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Plastic pollution of the oceans must stop now: UN

The oceans of the world are filling up with plastic litter, killing marine animals of all kinds, and eventually finding its way into our bodies as we consume seafood. That’s the reality the world faces, in a nutshell. The numbers are almost too large to be meaningful: 300 million tonnes of plastic used each year; 50 billion bottles of water purchased each year; more microbead particles in the oceans than there are stars in the galaxy; 99 per cent of seabirds will have ingested plastic by 2050; more plastic in the seas than there are fish; 8.3 pieces of plastic in the average oyster. What is the average person supposed to do when faced with statistics like that, especially if that person lives nowhere near the sea? It is easy to put out of mind even the largest problem when one does not see it.

The UN hopes to change all that with a new program it calls unprecedented. The goal is to eliminate the global use of microplastics in cosmetics and single-use plastic—water bottles, shopping bags, throwaway packaging—by the year 2022. The head of UN Environment sounds determined and even optimistic. In a statement, Erik Solheim said that the problem of plastic pollution in the oceans has gone on for too long and “It must stop.”

Solheim said that throughout the year 2017 they will be announcing “ambitious measures” by countries and businesses to eliminate the microbeads from personal care products (Canada and the US have taken steps to ban them already), to ban or tax single-use bags, and to “dramatically” reduce other disposable plastic items.

It is past time that we tackle the plastic problem that blights our oceans. Plastic pollution is surfing onto Indonesian beaches, settling onto the ocean floor at the North Pole, and rising through the food chain onto our dinner tables. We’ve stood by too long as the problem has gotten worse. It must stop.

If there’s to be even a faint hope of success, given humanity’s depressing history of self-destruction and short-sightedness, the CleanSeas campaign will have to get three key stakeholders on board: governments, industry, and us, the people. In short, everyone.

A few governments, notably that of Indonesia where the problem of plastic pollution is so bad that the country’s beaches are literally buried in the stuff, have committed. Indonesia says it will cut litter by 70 per cent by 2025. Uruguay says it will tax single-use plastic bags this year.

A beach in Indonesia.

As for industry, the worldwide tech company Dell provides one example of what can be accomplished. It has begun using recycled ocean plastic in its packaging in a pilot program. The packaging being tested combines plastic litter collected from shorelines and beaches and then combined with other recycled plastics from bottles, food storage containers and the like. Its aim is to produce 100 per cent sustainable packaging by 2020. According to reports, the company has already used 50 million pounds of recycled materials in its products.

Other companies may need more persuading. Coca-Cola and other soft drink companies in the UK, for example, opposed a return-deposit scheme on their drink bottles and cans, even though such programs have demonstrable success in keeping plastic litter out of the oceans. Now, following a Greenpeace investigation, Coca-Cola has reportedly reversed its opposition and will begin trials of a “well-designed deposit return scheme,” starting in Scotland.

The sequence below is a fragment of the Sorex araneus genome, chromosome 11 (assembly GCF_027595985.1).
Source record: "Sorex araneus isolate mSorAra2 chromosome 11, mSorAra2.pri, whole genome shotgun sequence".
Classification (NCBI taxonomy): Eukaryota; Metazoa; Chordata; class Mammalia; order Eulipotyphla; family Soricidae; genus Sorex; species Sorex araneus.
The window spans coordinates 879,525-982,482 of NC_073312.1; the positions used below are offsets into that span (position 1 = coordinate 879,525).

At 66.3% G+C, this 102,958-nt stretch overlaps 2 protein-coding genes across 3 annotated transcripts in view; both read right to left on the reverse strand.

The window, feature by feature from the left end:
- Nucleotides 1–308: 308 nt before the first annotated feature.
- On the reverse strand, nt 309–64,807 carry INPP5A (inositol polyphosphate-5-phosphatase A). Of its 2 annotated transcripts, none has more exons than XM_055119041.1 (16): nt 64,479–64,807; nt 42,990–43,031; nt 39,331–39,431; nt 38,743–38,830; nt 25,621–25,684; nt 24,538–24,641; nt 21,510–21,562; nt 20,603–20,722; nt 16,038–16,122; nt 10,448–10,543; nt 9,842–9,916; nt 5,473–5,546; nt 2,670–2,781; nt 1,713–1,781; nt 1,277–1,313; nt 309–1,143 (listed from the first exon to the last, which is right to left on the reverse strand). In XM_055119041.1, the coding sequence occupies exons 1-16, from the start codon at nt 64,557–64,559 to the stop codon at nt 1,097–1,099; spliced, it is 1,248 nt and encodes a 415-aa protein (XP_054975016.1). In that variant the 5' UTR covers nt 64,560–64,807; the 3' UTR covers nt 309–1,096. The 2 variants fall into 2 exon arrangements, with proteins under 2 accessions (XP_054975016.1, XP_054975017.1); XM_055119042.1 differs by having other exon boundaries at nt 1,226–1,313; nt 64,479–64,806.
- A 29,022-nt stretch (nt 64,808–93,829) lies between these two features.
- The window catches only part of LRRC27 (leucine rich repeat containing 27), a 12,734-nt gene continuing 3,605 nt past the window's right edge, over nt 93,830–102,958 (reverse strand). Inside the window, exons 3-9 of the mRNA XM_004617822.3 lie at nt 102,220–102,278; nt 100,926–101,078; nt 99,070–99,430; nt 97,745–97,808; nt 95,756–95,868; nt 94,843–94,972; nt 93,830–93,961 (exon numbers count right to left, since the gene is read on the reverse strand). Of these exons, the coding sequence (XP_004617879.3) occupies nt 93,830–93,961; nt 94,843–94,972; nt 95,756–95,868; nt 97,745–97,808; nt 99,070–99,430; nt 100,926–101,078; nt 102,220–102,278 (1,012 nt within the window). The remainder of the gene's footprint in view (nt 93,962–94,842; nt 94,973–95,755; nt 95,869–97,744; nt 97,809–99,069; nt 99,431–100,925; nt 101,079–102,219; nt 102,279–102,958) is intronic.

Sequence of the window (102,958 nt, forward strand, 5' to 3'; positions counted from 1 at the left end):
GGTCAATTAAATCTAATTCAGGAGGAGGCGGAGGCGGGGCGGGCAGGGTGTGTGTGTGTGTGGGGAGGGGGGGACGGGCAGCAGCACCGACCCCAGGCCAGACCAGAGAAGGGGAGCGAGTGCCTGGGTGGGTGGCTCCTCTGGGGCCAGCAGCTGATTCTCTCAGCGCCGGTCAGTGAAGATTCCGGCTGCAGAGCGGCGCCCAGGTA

The World Economic Forum published a study in 2016 in which it reported that globally just 14 per cent of all plastic packaging is collected for recycling. We could  be doing much better, and businesses could profit. In January 2017, the WEF set out strategies to increase that recycling rate to 70 per cent of plastic. They include fundamental redesign and innovation for small-format plastic packaging (sachets, tear-offs, lids, sweet wrappers etc.) that represent 30 per cent of the market by weight and that often escape collection systems, ending up in the environment. The organization says that recycling represents an important economic opportunity for 50 per cent of plastic packaging if improvements are made both to the design and to the systems for managing it after use.

That leaves us, the people. Unfortunately, we may be the weak link in the chain. According to Sky News in Britain, most people say they’re concerned about ocean pollution (84 per cent), but at least a third of people don’t convert that concern into action. They still throw plastic bottles and packaging into non-recycling bins. Less than half of plastic bottles used in the UK are recycled after use (in Norway 96 per cent of bottles are recycled, thanks to a deposit return scheme). Many people in the UK say they flush wet wipes down the toilet. They even admit to littering (10 per cent).

Some advocates for cleaning up the oceans believe, no doubt rightly, that nothing meaningful can happen without real, widespread behavioural change, like giving up plastic bottled water, plastic straws, and diaper wipes. Plastic shopping bags should be banned or taxed at a high enough rate that no one will want them. Styrofoam and plastic takeout containers should be made illegal, a writer in TreeHugger argues. Packaging should be returnable directly to the manufacturer.

The CleanSeas campaign wants consumers to urge the companies they deal with to reduce the amount of packaging they use. Getting rid of plastic in the workplace is another concrete step people could take. Using one’s own coffee cup instead of a takeaway would make an enormous difference if repeated hundreds of millions of times a day.

The CleanSeas website has much more information about what individuals can do to help make this happen.

Auberge on the Park-Tridel


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